Sleeping on side halves stillbirth risk


Wednesday, 03 April, 2019


Sleeping on side halves stillbirth risk

Stillbirth is a tragedy that no parent wants to experience. Now, new research has found a way to halve the risk of stillbirth occurring — simply by having the mother sleep on either side during the last three months of pregnancy.

The New Zealand-led international mega-study, published in The Lancet journal EClinicalMedicine, also confirmed that the risk of stillbirth associated with going to sleep on the back applies to all pregnant women in the last three months of pregnancy. Stillbirth is defined as the loss of a baby after 20 weeks of pregnancy. An estimated 2.64 million babies die before birth globally each year.

Led by Professor Lesley McCowan and PhD candidate and midwife Robin Cronin from the University of Auckland, the research team analysed all available data worldwide from five previous studies — including the 2011 Auckland Stillbirth Study led by Professor McCowan which first identified a link between mothers’ sleeping position and stillbirth risk.

The other four studies included in the meta-analysis were a multicentre study from Aotearoa, New Zealand, one from Australia, one from the United Kingdom and one from the United States, incorporating data from women of many ethnicities.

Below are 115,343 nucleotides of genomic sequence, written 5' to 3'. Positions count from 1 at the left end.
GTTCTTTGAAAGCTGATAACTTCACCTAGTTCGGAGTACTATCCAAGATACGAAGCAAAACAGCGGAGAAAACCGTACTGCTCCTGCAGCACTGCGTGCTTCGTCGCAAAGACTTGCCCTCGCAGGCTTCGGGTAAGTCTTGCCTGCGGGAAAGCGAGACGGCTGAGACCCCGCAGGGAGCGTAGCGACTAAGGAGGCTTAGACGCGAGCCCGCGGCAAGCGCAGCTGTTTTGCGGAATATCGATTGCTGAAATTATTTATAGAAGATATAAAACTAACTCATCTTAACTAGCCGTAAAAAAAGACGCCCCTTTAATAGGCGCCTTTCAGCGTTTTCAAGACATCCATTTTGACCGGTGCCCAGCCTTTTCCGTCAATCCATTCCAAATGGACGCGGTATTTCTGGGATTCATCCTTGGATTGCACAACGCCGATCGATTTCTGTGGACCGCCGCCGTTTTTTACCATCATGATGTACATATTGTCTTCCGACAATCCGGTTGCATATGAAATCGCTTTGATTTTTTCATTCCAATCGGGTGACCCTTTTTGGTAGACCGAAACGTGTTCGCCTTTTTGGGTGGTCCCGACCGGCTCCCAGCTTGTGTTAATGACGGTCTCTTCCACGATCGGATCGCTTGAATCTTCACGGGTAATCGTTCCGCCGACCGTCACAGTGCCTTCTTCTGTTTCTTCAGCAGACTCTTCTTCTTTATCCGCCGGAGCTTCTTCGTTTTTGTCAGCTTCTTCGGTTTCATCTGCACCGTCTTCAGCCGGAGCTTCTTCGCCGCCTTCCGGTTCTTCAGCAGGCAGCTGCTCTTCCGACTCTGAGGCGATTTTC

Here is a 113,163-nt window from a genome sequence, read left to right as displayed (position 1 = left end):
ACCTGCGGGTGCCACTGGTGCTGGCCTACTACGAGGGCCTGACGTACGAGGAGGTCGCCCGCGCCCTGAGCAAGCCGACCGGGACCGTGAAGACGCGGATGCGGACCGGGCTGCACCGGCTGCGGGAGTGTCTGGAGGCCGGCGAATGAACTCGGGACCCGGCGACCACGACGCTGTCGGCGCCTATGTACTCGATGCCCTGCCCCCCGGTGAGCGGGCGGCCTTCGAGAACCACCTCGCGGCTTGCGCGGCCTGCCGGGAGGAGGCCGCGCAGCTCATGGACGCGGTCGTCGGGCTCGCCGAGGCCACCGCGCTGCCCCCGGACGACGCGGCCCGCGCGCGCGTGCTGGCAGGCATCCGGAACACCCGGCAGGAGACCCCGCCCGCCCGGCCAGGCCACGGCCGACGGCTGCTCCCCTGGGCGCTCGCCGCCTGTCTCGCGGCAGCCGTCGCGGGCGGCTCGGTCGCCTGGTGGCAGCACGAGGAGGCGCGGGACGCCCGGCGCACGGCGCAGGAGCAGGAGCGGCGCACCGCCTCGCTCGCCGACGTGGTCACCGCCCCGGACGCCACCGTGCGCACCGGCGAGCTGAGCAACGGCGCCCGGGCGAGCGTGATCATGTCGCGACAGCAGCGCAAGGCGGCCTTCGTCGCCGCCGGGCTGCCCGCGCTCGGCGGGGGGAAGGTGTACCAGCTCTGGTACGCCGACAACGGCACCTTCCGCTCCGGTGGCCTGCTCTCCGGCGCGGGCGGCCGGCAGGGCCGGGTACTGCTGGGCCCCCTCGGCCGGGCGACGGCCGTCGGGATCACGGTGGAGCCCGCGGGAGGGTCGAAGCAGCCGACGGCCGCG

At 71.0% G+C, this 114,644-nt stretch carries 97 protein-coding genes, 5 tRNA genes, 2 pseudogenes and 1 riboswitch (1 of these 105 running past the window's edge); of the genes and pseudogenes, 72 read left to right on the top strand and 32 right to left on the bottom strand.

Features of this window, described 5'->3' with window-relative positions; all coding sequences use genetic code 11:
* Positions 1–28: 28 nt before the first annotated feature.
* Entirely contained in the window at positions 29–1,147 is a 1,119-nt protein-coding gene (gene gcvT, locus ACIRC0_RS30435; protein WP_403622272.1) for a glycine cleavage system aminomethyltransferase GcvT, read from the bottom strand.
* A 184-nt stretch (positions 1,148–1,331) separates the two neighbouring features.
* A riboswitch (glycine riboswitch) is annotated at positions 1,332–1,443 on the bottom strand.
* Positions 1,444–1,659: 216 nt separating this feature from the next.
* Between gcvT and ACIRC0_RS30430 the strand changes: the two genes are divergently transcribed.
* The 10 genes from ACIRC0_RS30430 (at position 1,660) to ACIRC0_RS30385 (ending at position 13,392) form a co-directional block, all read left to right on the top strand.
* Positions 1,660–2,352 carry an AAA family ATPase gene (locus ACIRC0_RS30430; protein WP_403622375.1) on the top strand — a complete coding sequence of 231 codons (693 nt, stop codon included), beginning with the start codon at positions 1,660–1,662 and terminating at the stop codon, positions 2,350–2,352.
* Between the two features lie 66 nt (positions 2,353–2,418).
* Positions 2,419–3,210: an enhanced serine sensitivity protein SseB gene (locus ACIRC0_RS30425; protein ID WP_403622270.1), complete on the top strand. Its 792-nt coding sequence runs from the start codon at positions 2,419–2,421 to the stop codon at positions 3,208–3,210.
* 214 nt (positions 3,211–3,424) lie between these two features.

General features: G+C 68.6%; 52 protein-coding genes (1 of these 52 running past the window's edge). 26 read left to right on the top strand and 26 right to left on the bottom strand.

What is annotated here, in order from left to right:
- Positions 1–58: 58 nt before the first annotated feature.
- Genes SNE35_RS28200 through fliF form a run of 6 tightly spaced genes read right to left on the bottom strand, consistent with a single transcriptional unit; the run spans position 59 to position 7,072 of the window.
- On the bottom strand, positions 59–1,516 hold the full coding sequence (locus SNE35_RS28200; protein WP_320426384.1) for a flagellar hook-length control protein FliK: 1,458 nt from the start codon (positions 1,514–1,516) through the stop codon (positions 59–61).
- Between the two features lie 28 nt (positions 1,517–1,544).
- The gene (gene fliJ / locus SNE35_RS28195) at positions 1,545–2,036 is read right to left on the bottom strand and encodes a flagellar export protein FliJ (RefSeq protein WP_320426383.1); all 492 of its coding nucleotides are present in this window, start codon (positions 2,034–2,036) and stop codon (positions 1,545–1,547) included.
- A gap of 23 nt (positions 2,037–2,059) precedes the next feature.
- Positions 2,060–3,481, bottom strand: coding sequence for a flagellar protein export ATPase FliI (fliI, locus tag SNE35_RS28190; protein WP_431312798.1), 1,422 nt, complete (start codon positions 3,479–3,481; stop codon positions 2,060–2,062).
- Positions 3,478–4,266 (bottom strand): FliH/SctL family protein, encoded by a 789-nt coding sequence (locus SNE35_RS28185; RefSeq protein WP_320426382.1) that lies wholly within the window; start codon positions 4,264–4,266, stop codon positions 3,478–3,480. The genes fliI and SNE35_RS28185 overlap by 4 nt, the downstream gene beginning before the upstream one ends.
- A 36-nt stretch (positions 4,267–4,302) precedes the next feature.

The new study, the largest to date, included 851 bereaved mothers and 2257 women with ongoing pregnancies. The chief finding was that going to sleep lying on the back from 28 weeks of pregnancy increased the risk of stillbirth by 2.6 times. This heightened risk occurred regardless of the other known risk factors for stillbirth. However, the risk is additive, meaning that going to sleep on the back adds to other stillbirth risk factors, for example, a baby who is growing poorly in the womb.

“An important finding that came out of our study was that if every pregnant woman went to sleep on her side after 28 weeks of pregnancy, approximately 6% of late stillbirths could be prevented — around 153,000 babies a year worldwide,” Cronin said.

The meta-analysis was also able to reassure pregnant women that it does not matter which side they chose to settle to sleep on — both left and right sides appear equally safe.

Professor McCowan, who is the Head of the University of Auckland’s Department of Obstetrics and Gynaecology, said women should not worry if they go to sleep on their side but wake up on their back. “This is common — just settle back to sleep on your most comfortable side. Our advice is the same whether you’re going to bed at night or lying down for a daytime nap.”

Physiological studies, carried out by the University of Auckland and funded by Cure Kids, suggest that the increased late stillbirth risk is due to a major vessel in the mother’s abdomen, the inferior vena cava, being squashed by the pregnant womb when the mother is lying on her back, reducing flow by 80%. Although the mother’s circulation responds by increasing the flow through other veins, this does not fully compensate. The mother’s aorta — the main artery which carries oxygen-rich blood from her heart, which is also partly compressed when the mother lies on her back — decreases the blood flow to the baby.

“While healthy unborn babies can compensate for the reduced blood supply, babies that are unwell or vulnerable for some other reason, may not cope,” Professor McCowan said.

Image credit: ©stock.adobe.com/au/Syda Productions

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